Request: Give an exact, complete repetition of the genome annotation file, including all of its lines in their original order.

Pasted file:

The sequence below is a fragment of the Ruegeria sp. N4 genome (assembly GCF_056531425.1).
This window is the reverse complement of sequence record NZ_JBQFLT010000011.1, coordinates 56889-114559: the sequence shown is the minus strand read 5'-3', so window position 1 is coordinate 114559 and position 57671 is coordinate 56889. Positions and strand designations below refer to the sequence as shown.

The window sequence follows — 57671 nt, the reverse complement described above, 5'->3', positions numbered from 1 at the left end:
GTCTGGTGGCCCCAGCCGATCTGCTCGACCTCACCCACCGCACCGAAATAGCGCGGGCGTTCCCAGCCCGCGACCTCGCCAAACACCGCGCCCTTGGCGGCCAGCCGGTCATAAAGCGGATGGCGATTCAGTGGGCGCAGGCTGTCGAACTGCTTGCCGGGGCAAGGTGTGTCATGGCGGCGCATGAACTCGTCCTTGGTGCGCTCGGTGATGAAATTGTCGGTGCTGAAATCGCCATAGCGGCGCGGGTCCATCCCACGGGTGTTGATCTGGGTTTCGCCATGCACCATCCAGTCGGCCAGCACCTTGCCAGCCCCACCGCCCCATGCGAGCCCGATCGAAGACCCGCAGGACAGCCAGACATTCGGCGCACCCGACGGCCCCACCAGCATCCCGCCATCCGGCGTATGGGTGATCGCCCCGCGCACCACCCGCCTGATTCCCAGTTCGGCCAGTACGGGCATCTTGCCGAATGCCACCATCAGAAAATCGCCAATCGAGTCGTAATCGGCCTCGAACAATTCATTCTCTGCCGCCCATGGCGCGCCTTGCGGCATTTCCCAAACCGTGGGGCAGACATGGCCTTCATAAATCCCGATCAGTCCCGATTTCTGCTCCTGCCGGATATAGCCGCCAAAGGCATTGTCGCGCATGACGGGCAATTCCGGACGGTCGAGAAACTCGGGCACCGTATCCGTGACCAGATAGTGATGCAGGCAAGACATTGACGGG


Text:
The sequence below is a fragment of the Ruegeria sp. N4 genome (assembly GCF_056531425.1).
This window is the reverse complement of sequence record NZ_JBQFLT010000011.1, coordinates 56889-114559: the sequence shown is the minus strand read 5'-3', so window position 1 is coordinate 114559 and position 57671 is coordinate 56889. Positions and strand designations below refer to the sequence as shown.

The window sequence follows — 57671 nt, the reverse complement described above, 5'->3', positions numbered from 1 at the left end:
GTCTGGTGGCCCCAGCCGATCTGCTCGACCTCACCCACCGCACCGAAATAGCGCGGGCGTTCCCAGCCCGCGACCTCGCCAAACACCGCGCCCTTGGCGGCCAGCCGGTCATAAAGCGGATGGCGATTCAGTGGGCGCAGGCTGTCGAACTGCTTGCCGGGGCAAGGTGTGTCATGGCGGCGCATGAACTCGTCCTTGGTGCGCTCGGTGATGAAATTGTCGGTGCTGAAATCGCCATAGCGGCGCGGGTCCATCCCACGGGTGTTGATCTGGGTTTCGCCATGCACCATCCAGTCGGCCAGCACCTTGCCAGCCCCACCGCCCCATGCGAGCCCGATCGAAGACCCGCAGGACAGCCAGACATTCGGCGCACCCGACGGCCCCACCAGCATCCCGCCATCCGGCGTATGGGTGATCGCCCCGCGCACCACCCGCCTGATTCCCAGTTCGGCCAGTACGGGCATCTTGCCGAATGCCACCATCAGAAAATCGCCAATCGAGTCGTAATCGGCCTCGAACAATTCATTCTCTGCCGCCCATGGCGCGCCTTGCGGCATTTCCCAAACCGTGGGGCAGACATGGCCTTCATAAATCCCGATCAGTCCCGATTTCTGCTCCTGCCGGATATAGCCGCCAAAGGCATTGTCGCGCATGACGGGCAATTCCGGACGGTCGAGAAACTCGGGCACCGTATCCGTGACCAGATAGTGATGCAGGCAAGACATTGACGGG